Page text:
Here you can find out about about the management of salmon, trout and grayling, including consultations and reports.
Salmon, trout and grayling in the UK
Trout are widely distributed throughout the area for which we are responsible - across England and Wales, parts of the Scottish border and coastal waters out to six miles. Whether naturally or through stocking, they live in a wide range of rural and urban waters including streams, rivers, lakes, reservoirs and tidal waters.
Brown trout and sea trout are the same species, which shows a wide diversity of life-cycle patterns, physical appearance and behavioural characteristics.
Our national trout and grayling fisheries strategy aims to conserve and improve wild stocks of trout, and enhance the environment for all types of fisheries and encourage and add to the social and economic benefits derived from these fisheries.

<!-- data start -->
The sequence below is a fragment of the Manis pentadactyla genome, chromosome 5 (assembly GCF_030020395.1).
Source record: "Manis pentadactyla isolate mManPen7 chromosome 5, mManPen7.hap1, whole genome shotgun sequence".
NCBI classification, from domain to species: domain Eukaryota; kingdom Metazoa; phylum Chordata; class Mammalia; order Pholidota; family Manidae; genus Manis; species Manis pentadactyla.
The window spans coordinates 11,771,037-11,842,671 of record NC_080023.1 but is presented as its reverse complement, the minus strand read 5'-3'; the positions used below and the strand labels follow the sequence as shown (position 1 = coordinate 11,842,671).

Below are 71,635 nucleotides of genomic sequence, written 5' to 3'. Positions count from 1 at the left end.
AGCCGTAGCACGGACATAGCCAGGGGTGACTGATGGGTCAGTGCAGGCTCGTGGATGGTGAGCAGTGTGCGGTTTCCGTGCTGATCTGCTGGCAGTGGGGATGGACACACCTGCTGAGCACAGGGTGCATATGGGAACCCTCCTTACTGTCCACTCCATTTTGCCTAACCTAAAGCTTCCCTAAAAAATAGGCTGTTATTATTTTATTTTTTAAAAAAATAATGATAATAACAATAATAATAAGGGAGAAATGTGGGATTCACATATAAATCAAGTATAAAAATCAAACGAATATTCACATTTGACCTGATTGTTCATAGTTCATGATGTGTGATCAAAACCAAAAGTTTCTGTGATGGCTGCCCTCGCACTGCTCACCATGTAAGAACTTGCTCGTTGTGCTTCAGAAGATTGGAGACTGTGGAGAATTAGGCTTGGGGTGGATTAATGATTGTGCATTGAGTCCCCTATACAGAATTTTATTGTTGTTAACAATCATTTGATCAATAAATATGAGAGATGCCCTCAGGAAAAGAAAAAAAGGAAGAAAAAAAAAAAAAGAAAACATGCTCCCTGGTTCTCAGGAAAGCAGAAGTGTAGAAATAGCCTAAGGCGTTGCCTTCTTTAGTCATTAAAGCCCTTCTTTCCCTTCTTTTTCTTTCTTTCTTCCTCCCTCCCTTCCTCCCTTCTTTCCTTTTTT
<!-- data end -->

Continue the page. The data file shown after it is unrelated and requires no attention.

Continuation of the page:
The Atlantic salmon has a complex life-history, spawning and spending its early life in freshwater, making long migrations to its sea feeding grounds and returning again to spawn in the river where it hatched from the egg.
Salmon are at the mercy of the oceanic, estuarine and river environments, over which we have limited control. Stocks of salmon are subject to year-to-year fluctuations (and perhaps longer-term cycles) in abundance caused by oceanic, climatic and other factors. Salmon are a valuable resource requiring national and international management.
We have just published our new sea trout and salmon fisheries strategy. It has the goal of more sea trout and more salmon in more rivers bringing more benefit.
We want to see self-sustaining sea trout and salmon in abundance in more rivers, economic and social benefits optimised for sea trout and salmon fisheries and partnerships widespread and positive producing benefit.